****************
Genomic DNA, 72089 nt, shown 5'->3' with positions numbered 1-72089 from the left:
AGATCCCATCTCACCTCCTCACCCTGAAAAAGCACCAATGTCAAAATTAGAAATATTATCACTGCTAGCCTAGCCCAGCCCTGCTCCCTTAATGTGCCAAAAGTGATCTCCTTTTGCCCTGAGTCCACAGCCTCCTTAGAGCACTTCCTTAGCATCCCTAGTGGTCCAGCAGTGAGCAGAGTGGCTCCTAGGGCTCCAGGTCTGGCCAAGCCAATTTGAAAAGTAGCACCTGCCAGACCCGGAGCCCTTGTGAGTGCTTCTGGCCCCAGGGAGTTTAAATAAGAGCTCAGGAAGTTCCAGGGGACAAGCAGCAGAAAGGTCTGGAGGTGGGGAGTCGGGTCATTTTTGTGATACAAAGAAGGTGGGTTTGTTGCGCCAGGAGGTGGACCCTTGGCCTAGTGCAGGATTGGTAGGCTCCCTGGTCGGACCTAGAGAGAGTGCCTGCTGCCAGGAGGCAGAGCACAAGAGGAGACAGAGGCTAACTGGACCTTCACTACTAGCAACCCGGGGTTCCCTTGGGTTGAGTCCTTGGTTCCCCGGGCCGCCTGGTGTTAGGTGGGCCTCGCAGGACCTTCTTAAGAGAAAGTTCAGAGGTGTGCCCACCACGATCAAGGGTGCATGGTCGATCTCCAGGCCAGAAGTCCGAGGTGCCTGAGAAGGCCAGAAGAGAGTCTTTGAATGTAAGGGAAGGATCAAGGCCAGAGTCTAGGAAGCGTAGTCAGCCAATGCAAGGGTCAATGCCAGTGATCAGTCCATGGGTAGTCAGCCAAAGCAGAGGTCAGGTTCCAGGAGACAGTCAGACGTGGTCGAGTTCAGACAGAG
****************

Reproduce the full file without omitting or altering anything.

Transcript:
Genomic DNA, 72089 nt, shown 5'->3' with positions numbered 1-72089 from the left:
AGATCCCATCTCACCTCCTCACCCTGAAAAAGCACCAATGTCAAAATTAGAAATATTATCACTGCTAGCCTAGCCCAGCCCTGCTCCCTTAATGTGCCAAAAGTGATCTCCTTTTGCCCTGAGTCCACAGCCTCCTTAGAGCACTTCCTTAGCATCCCTAGTGGTCCAGCAGTGAGCAGAGTGGCTCCTAGGGCTCCAGGTCTGGCCAAGCCAATTTGAAAAGTAGCACCTGCCAGACCCGGAGCCCTTGTGAGTGCTTCTGGCCCCAGGGAGTTTAAATAAGAGCTCAGGAAGTTCCAGGGGACAAGCAGCAGAAAGGTCTGGAGGTGGGGAGTCGGGTCATTTTTGTGATACAAAGAAGGTGGGTTTGTTGCGCCAGGAGGTGGACCCTTGGCCTAGTGCAGGATTGGTAGGCTCCCTGGTCGGACCTAGAGAGAGTGCCTGCTGCCAGGAGGCAGAGCACAAGAGGAGACAGAGGCTAACTGGACCTTCACTACTAGCAACCCGGGGTTCCCTTGGGTTGAGTCCTTGGTTCCCCGGGCCGCCTGGTGTTAGGTGGGCCTCGCAGGACCTTCTTAAGAGAAAGTTCAGAGGTGTGCCCACCACGATCAAGGGTGCATGGTCGATCTCCAGGCCAGAAGTCCGAGGTGCCTGAGAAGGCCAGAAGAGAGTCTTTGAATGTAAGGGAAGGATCAAGGCCAGAGTCTAGGAAGCGTAGTCAGCCAATGCAAGGGTCAATGCCAGTGATCAGTCCATGGGTAGTCAGCCAAAGCAGAGGTCAGGTTCCAGGAGACAGTCAGACGTGGTCGAGTTCAGACAGAG